Nicolas Forney Nicolas Forney - 1 year ago 110
Apache Configuration Question

Can we use Apache to deliver HTTP/2 connection for a java application server?

Here is the basic architecture I currently use to deliver access to web application (AngularJS on the front-end - JEE-JAX-RS for the back-end REST API):

Client -> Apache -> Application server (Java container - ex. tomcat)

The client browser connect to the application through HTTPS (handled by Apache) and Apache forwards the connection to the Java container (I'm using Oracle Weblogic).
Everything works fine. But now I'd like to use HTTP/2.

Apparently, HTTP/2 will be available only in JEE8 (Servlet v4) which means it will not be available in solution like Weblogic before a loooong time.

Actually I have two questions :

  1. Can I just activate Apache mod_http2 and configure my front-end
    (AngularJS) to communicate in HTTP/2 or is it also necessary for my
    application server to be able to handle HTTP/2 ?

  2. If Apache receive connection in HTTP/2 and forward it to the Java
    container through HTTP/1.1 or AJP will I still benefit from all the HTTP/2 advantages, even if part of the connection is not in HTTP/2 ?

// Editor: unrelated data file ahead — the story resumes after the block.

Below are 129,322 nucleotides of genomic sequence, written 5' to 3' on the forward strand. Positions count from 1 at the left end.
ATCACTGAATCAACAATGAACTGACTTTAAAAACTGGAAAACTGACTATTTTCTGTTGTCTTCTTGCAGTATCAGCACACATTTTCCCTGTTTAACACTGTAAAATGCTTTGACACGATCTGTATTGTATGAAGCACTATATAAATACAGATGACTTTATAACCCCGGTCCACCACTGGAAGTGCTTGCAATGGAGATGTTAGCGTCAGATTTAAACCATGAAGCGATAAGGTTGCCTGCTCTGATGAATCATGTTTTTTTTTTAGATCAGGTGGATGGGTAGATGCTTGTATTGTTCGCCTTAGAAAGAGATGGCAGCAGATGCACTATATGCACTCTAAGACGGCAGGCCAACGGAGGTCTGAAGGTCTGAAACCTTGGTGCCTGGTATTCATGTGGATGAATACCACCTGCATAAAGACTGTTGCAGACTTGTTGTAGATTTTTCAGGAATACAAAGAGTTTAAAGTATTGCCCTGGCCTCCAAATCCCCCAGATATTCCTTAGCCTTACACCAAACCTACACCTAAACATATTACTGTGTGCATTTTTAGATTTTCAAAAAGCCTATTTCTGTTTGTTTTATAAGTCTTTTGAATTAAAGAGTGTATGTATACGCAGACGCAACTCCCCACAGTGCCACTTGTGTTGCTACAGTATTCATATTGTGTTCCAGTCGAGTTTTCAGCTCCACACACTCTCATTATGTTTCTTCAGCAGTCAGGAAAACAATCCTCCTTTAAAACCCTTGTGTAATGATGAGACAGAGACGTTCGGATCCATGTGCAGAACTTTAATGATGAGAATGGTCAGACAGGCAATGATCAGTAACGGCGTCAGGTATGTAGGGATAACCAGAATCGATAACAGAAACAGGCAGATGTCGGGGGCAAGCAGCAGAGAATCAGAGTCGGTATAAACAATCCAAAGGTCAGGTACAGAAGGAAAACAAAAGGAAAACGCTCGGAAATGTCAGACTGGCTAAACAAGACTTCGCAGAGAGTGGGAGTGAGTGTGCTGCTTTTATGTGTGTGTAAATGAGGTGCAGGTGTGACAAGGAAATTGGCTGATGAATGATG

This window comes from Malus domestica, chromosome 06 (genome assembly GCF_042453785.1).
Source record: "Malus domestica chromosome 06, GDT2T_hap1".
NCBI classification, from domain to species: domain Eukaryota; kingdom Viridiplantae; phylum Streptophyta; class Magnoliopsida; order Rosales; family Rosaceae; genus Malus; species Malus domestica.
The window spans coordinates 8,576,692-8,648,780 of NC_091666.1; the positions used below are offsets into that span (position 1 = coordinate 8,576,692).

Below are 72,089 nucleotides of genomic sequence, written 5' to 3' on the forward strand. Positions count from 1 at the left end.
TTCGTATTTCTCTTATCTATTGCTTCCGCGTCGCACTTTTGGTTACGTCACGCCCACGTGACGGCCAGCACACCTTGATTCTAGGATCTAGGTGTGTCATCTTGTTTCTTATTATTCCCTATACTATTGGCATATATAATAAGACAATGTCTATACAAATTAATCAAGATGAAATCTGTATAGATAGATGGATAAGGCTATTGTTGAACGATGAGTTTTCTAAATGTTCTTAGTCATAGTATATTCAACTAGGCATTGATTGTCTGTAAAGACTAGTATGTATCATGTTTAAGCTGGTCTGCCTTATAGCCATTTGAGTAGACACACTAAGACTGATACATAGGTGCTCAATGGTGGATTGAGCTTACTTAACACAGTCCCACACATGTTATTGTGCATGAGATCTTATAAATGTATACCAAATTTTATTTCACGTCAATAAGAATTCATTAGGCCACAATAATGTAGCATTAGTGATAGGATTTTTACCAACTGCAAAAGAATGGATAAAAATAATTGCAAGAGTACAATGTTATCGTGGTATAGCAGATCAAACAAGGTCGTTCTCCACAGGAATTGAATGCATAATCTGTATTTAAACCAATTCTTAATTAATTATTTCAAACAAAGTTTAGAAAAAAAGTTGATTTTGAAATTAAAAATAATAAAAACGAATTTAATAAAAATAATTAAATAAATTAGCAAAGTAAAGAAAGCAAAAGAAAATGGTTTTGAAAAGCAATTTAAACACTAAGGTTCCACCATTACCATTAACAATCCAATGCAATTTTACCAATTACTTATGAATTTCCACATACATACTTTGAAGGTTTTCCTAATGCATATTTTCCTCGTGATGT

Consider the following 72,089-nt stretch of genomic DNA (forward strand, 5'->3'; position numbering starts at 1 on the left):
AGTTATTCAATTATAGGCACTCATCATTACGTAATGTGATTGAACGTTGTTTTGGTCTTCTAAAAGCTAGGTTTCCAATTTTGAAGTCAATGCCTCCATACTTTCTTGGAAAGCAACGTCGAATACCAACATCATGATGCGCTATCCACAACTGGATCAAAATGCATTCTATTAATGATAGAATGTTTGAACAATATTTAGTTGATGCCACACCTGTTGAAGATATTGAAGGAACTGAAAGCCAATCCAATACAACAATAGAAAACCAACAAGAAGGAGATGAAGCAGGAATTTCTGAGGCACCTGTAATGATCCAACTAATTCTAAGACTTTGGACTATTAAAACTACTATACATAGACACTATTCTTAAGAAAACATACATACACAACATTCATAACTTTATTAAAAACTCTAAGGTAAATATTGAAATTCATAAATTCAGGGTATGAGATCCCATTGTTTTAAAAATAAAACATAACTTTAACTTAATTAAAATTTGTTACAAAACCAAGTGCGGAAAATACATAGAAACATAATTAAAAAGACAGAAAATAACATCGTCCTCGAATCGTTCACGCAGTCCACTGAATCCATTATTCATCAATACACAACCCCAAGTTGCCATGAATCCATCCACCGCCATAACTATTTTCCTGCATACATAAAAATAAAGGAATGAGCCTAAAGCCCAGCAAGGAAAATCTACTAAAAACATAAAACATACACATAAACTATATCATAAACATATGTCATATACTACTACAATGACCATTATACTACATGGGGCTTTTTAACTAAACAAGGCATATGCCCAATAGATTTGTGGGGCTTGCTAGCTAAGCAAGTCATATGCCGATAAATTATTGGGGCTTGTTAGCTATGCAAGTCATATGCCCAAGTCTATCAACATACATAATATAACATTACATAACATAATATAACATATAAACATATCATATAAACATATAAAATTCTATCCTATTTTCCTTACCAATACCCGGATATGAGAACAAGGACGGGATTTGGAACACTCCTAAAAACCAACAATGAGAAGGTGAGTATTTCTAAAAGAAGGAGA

Answer Source

Apache (and Nginx) do not currently have the capability to work in reserve-proxy mode and communicate to the backend using HTTP/2.

When you have such "mixed" communication (browser to Apache in HTTP/2 and Apache to backend in HTTP/1.1 or AJP) you are losing a number of optimizations that HTTP/2 brings, in particular multiplexing and HTTP/2 push, not to mention the overhead due to translating the request from HTTP/2 to HTTP/1.1 and viceversa.

HTTP/2 is already available in the Java world: Jetty (I am the Jetty HTTP/2 lead), Undertow and Netty already provide transparent HTTP/2 support so that you just deploy your JEE application, enable HTTP/2 and it's done.

Because of these limitations of Apache and Nginx, we currently recommend to use HAProxy in front of Jetty (as explained in details here). This configuration will give you the maximum benefit for HTTP/2: fast TLS offloading performed by HAProxy, powerful load balancing, very efficient communication with the backend (no translation to HTTP/1.1), with HTTP/2 everywhere and therefore all its benefits.

Jetty also offers an automatic HTTP/2 push mechanism, which is not available, to my knowledge, in Apache or Nginx.

Specifically for your questions:

  1. You can activate mod_http2 so that browser and Apache will communicate via HTTP/2, but you may lose HTTP/2 Push. Communication with the backend will use HTTP/1.1, however. This will work but it's not an optimal HTTP/2 deployment.
  2. You will not benefit of any HTTP/2 advantage in the communication between the client and the backend if part of the communication is not in HTTP/2.